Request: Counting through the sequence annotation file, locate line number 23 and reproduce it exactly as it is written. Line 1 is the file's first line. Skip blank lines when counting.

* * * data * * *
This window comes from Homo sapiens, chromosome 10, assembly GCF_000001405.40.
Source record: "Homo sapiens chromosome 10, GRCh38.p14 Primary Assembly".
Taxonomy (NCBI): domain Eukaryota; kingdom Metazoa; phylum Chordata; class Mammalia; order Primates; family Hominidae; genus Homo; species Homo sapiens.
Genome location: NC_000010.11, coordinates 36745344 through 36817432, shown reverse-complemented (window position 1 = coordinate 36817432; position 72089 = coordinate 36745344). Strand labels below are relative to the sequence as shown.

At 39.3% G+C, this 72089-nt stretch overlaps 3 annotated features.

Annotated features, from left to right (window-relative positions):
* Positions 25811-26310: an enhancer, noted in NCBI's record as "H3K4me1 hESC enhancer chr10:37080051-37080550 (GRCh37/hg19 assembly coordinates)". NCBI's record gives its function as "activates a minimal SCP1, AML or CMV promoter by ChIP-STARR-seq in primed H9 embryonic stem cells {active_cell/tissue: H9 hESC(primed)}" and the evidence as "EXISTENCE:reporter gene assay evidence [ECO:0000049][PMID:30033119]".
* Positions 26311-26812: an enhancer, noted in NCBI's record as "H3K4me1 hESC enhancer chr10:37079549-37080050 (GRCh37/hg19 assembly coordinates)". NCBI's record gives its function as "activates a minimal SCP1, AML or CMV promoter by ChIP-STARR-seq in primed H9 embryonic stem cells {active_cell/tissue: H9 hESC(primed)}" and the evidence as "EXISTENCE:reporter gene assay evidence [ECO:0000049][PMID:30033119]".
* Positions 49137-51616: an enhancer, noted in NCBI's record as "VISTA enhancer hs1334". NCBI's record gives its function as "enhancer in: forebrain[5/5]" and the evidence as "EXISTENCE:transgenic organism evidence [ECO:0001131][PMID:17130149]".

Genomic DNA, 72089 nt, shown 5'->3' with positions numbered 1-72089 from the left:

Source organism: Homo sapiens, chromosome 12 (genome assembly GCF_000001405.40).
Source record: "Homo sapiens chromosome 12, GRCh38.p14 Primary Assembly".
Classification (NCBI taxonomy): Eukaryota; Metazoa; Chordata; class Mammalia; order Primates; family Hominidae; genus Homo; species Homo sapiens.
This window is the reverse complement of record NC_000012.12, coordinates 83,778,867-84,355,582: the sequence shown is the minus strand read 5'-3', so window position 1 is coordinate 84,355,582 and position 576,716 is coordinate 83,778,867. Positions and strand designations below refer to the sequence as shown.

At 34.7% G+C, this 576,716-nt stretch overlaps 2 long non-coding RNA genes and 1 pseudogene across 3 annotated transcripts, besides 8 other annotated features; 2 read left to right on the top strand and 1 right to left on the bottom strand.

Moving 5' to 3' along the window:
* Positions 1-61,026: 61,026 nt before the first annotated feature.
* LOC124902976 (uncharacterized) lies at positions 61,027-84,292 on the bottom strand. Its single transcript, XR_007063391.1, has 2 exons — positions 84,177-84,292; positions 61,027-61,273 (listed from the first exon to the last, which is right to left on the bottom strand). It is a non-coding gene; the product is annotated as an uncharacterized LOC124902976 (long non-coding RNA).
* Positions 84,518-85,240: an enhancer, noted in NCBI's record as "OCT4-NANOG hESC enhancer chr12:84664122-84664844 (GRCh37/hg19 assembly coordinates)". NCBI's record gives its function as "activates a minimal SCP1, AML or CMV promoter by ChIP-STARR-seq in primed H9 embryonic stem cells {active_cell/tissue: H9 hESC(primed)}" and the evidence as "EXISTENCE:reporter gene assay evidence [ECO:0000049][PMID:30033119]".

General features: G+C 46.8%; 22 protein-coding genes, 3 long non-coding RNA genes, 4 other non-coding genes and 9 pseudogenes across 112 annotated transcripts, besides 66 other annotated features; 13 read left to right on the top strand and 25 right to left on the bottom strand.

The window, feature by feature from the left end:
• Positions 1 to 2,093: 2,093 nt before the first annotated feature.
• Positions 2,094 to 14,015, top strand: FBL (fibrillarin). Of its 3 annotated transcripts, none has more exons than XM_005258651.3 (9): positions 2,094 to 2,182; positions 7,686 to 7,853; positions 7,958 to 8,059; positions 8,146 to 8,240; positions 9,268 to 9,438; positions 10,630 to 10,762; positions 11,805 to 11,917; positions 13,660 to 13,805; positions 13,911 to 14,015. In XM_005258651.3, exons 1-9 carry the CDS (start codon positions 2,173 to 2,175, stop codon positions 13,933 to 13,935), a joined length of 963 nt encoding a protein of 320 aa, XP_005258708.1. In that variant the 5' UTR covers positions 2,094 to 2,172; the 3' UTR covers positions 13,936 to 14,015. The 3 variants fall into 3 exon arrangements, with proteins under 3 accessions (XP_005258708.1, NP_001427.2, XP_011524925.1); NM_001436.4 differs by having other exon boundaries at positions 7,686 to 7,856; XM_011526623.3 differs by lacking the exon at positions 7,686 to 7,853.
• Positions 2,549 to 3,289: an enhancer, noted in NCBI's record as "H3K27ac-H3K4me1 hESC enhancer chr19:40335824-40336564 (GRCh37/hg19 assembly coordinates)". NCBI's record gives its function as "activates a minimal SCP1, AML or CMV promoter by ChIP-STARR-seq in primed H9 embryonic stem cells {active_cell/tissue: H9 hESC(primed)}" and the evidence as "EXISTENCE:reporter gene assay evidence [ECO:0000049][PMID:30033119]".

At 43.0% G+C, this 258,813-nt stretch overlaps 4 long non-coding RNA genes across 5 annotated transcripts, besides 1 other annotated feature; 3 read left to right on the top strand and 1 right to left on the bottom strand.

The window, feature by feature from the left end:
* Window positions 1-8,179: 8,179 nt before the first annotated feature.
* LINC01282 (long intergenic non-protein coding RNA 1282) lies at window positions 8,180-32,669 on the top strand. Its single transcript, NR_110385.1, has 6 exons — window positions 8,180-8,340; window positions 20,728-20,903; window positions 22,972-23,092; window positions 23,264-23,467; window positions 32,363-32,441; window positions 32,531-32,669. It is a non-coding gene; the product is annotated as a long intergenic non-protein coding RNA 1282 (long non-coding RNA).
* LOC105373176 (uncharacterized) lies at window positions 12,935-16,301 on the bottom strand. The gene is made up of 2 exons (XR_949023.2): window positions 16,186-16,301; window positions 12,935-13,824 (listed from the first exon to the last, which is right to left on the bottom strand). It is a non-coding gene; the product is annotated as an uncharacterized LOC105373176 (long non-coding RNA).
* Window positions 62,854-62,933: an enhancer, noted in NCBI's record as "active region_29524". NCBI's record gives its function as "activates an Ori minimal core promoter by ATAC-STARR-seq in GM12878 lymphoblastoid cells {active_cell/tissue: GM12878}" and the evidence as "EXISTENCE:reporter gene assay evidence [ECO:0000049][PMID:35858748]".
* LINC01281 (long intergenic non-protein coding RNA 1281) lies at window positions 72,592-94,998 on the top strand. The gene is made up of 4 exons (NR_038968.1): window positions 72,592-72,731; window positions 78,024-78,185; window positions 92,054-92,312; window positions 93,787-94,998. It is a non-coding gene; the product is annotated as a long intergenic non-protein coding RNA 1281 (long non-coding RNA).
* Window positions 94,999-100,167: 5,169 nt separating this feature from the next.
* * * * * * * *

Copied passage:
• Positions 2,094 to 14,015, top strand: FBL (fibrillarin). Of its 3 annotated transcripts, none has more exons than XM_005258651.3 (9): positions 2,094 to 2,182; positions 7,686 to 7,853; positions 7,958 to 8,059; positions 8,146 to 8,240; positions 9,268 to 9,438; positions 10,630 to 10,762; positions 11,805 to 11,917; positions 13,660 to 13,805; positions 13,911 to 14,015. In XM_005258651.3, exons 1-9 carry the CDS (start codon positions 2,173 to 2,175, stop codon positions 13,933 to 13,935), a joined length of 963 nt encoding a protein of 320 aa, XP_005258708.1. In that variant the 5' UTR covers positions 2,094 to 2,172; the 3' UTR covers positions 13,936 to 14,015. The 3 variants fall into 3 exon arrangements, with proteins under 3 accessions (XP_005258708.1, NP_001427.2, XP_011524925.1); NM_001436.4 differs by having other exon boundaries at positions 7,686 to 7,856; XM_011526623.3 differs by lacking the exon at positions 7,686 to 7,853.